20. Cellular protein quality control and the evolution of aggregates in spinocerebellar ataxia type 3 (SCA3)

    NARCIS (Netherlands)

    Seidel, K.; Meister, M.; Dugbartey, G. J.; Zijlstra, M. P.; Vinet, J.; Brunt, E. R. P.; van Leeuwen, F. W.; Rueb, U.; Kampinga, H. H.; den Dunnen, W. F. A.

    2012-01-01

    K. Seidel, M. Meister, G. J. Dugbartey, M. P. Zijlstra, J. Vinet, E. R. P. Brunt, F. W. van Leeuwen, U. Rub, H. H. Kampinga and W. F. A. den Dunnen (2012) Neuropathology and Applied Neurobiology38, 548558 Cellular protein quality control and the evolution of aggregates in spinocerebellar ataxia type

  1. Evidence of oxidative stress and mitochondrial dysfunction in spinocerebellar ataxia type 2 (SCA2) patient fibroblasts

    DEFF Research Database (Denmark)

    Cornelius, Nanna; Wardman, Jonathan H; Hargreaves, Iain P

    2017-01-01

    Spinocerebellar ataxia type 2 (SCA2) is a rare neurodegenerative disorder caused by a CAG repeat expansion in the ataxin-2 gene. We show increased oxidative stress, abnormalities in the antioxidant system, changes in complexes involved in oxidative phosphorylation and changes in mitochondrial mor...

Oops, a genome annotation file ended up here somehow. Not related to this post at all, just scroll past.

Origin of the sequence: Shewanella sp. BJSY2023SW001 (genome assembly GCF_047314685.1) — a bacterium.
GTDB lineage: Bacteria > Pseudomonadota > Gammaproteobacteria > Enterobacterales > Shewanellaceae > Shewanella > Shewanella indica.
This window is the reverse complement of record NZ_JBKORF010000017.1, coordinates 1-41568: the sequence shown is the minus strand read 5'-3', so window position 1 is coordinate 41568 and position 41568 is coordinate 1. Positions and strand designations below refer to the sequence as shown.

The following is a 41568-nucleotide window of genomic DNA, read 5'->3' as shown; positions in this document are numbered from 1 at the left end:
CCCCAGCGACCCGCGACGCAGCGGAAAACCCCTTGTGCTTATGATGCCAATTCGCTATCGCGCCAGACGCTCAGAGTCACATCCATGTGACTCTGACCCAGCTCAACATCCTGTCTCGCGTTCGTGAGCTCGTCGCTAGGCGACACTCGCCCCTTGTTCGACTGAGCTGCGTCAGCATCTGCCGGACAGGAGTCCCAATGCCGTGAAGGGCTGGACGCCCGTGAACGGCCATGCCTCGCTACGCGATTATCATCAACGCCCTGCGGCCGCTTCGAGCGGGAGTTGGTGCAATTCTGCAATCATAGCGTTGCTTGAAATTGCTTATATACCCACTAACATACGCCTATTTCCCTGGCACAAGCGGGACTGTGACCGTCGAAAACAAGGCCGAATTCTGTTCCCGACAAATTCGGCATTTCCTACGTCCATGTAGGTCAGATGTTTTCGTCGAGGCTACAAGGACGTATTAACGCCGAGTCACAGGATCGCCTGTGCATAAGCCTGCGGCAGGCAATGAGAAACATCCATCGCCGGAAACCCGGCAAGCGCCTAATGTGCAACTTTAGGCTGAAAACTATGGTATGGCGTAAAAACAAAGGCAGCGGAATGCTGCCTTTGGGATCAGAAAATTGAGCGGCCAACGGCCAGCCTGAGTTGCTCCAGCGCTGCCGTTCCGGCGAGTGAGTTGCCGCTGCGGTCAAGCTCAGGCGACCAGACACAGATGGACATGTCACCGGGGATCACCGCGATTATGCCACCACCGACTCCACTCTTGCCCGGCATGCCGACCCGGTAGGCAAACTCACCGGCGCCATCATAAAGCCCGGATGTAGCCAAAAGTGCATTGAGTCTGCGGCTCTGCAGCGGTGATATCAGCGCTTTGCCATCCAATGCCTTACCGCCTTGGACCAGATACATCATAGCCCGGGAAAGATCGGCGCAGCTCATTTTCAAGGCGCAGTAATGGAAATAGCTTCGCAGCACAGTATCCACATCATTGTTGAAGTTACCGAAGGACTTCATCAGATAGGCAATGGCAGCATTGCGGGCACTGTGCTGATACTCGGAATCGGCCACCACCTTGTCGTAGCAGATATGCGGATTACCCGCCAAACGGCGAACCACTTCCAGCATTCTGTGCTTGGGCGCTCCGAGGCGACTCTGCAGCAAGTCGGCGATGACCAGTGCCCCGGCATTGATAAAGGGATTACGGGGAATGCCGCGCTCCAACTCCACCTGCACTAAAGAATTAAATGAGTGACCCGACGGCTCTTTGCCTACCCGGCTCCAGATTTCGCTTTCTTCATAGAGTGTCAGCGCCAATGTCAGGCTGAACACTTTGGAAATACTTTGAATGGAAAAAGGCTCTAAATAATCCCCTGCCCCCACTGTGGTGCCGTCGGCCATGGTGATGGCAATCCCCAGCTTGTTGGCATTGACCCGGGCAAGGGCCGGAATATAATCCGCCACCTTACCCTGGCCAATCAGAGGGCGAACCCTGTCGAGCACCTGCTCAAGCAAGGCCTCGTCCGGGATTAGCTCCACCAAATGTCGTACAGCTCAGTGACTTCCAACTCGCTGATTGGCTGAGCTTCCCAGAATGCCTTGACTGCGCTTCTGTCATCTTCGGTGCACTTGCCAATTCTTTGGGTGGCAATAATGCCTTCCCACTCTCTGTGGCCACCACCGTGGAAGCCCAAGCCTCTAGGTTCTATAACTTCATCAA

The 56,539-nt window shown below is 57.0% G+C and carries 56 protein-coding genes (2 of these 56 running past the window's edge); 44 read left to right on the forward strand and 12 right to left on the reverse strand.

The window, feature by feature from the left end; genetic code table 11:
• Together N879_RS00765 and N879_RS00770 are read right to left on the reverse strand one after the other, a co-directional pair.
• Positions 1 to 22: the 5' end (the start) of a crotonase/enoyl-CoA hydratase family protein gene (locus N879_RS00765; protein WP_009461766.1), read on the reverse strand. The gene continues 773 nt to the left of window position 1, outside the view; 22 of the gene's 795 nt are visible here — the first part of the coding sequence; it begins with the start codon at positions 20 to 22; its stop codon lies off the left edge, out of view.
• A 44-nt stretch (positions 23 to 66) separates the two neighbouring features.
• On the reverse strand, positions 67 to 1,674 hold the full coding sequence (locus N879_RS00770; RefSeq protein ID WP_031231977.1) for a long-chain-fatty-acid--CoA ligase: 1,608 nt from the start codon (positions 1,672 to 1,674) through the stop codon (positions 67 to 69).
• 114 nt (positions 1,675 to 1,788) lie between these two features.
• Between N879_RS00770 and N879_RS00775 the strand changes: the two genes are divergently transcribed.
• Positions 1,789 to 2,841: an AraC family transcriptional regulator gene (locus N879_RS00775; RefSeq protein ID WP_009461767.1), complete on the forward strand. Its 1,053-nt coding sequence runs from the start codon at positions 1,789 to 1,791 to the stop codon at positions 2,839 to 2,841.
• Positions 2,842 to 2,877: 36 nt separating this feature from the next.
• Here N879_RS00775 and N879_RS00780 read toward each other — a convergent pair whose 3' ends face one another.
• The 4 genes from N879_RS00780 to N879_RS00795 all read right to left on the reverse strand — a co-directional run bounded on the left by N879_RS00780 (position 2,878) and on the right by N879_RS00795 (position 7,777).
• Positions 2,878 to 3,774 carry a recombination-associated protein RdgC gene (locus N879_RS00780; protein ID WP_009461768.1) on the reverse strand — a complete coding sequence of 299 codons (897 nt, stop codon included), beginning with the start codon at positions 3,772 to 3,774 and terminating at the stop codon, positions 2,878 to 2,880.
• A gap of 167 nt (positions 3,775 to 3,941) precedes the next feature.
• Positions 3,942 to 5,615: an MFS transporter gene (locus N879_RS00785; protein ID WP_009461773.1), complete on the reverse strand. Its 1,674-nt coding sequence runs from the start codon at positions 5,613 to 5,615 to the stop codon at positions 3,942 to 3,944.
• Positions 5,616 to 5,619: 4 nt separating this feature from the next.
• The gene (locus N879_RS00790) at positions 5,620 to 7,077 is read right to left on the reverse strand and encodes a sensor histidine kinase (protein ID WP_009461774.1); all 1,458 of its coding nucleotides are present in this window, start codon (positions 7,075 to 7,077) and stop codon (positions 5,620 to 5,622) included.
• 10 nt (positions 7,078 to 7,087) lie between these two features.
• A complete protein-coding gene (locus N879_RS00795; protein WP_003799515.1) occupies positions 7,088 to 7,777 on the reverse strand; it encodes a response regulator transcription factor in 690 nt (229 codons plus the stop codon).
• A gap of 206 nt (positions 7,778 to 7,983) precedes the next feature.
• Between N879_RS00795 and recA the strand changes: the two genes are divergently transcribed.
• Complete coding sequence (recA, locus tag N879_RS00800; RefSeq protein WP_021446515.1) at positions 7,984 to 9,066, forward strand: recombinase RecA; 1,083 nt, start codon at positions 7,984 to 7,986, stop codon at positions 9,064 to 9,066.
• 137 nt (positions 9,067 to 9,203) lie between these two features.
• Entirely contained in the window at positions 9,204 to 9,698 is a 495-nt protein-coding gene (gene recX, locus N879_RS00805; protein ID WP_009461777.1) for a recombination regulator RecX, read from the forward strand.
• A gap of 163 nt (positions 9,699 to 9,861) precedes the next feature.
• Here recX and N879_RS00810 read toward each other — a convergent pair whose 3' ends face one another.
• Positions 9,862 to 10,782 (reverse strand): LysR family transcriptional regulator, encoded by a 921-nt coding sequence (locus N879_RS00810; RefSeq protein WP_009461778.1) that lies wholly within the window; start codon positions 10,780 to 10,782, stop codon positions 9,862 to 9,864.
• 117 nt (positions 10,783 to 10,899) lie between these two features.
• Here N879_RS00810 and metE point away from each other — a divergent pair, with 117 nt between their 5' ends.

2. Spinocerebellar ataxia type 3 (Machado-Joseph disease) : severe destruction of the lateral reticular nucleus

    NARCIS (Netherlands)

    Rub, U; de Vos, RAI; Schultz, C; Brunt, ER; Paulson, H; Braak, H

    The lateral reticular nucleus (LRT) of the medulla oblongata is a precerebellar nucleus involved in proprioception and somatomotor automatisms. We investigated this nucleus in five individuals with clinically diagnosed and genetically confirmed spinocerebellar ataxia type 3 (SCA3, Machado-Joseph

  3. Magnetic resonance imaging findings in patients presenting with (sub)acute cerebellar ataxia.

    Science.gov (United States)

    Schneider, Tanja; Thomalla, Götz; Goebell, Einar; Piotrowski, Anna; Yousem, David Mark

    2015-06-01